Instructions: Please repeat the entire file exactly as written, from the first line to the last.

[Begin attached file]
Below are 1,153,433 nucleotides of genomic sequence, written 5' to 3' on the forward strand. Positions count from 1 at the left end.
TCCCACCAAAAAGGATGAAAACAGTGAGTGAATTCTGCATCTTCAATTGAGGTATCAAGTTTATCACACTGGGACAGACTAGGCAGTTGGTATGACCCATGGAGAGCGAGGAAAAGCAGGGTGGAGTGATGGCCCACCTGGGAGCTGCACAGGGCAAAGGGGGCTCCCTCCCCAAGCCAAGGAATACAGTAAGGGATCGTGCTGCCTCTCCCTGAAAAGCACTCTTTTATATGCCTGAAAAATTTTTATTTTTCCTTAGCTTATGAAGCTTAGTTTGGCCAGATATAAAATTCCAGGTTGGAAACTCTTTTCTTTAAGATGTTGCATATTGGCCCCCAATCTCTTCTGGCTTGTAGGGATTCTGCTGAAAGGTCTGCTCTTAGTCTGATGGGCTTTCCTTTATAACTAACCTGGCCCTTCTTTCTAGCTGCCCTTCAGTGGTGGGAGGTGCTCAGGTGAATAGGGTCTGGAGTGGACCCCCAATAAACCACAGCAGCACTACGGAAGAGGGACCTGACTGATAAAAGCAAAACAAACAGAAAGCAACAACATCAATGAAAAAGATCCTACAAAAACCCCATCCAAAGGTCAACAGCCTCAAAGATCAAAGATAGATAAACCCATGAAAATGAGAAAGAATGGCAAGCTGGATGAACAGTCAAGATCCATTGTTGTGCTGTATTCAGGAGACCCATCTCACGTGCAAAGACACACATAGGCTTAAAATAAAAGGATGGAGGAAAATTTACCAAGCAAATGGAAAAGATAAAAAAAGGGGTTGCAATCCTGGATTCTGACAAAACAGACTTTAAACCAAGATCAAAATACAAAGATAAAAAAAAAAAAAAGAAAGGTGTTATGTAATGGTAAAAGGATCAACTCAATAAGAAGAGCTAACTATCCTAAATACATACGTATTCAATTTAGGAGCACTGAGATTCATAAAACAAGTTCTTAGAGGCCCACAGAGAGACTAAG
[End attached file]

Below are 1,153,433 nucleotides of genomic sequence, written 5' to 3' on the forward strand. Positions count from 1 at the left end.
TCCCACCAAAAAGGATGAAAACAGTGAGTGAATTCTGCATCTTCAATTGAGGTATCAAGTTTATCACACTGGGACAGACTAGGCAGTTGGTATGACCCATGGAGAGCGAGGAAAAGCAGGGTGGAGTGATGGCCCACCTGGGAGCTGCACAGGGCAAAGGGGGCTCCCTCCCCAAGCCAAGGAATACAGTAAGGGATCGTGCTGCCTCTCCCTGAAAAGCACTCTTTTATATGCCTGAAAAATTTTTATTTTTCCTTAGCTTATGAAGCTTAGTTTGGCCAGATATAAAATTCCAGGTTGGAAACTCTTTTCTTTAAGATGTTGCATATTGGCCCCCAATCTCTTCTGGCTTGTAGGGATTCTGCTGAAAGGTCTGCTCTTAGTCTGATGGGCTTTCCTTTATAACTAACCTGGCCCTTCTTTCTAGCTGCCCTTCAGTGGTGGGAGGTGCTCAGGTGAATAGGGTCTGGAGTGGACCCCCAATAAACCACAGCAGCACTACGGAAGAGGGACCTGACTGATAAAAGCAAAACAAACAGAAAGCAACAACATCAATGAAAAAGATCCTACAAAAACCCCATCCAAAGGTCAACAGCCTCAAAGATCAAAGATAGATAAACCCATGAAAATGAGAAAGAATGGCAAGCTGGATGAACAGTCAAGATCCATTGTTGTGCTGTATTCAGGAGACCCATCTCACGTGCAAAGACACACATAGGCTTAAAATAAAAGGATGGAGGAAAATTTACCAAGCAAATGGAAAAGATAAAAAAAGGGGTTGCAATCCTGGATTCTGACAAAACAGACTTTAAACCAAGATCAAAATACAAAGATAAAAAAAAAAAAAAGAAAGGTGTTATGTAATGGTAAAAGGATCAACTCAATAAGAAGAGCTAACTATCCTAAATACATACGTATTCAATTTAGGAGCACTGAGATTCATAAAACAAGTTCTTAGAGGCCCACAGAGAGACTAAG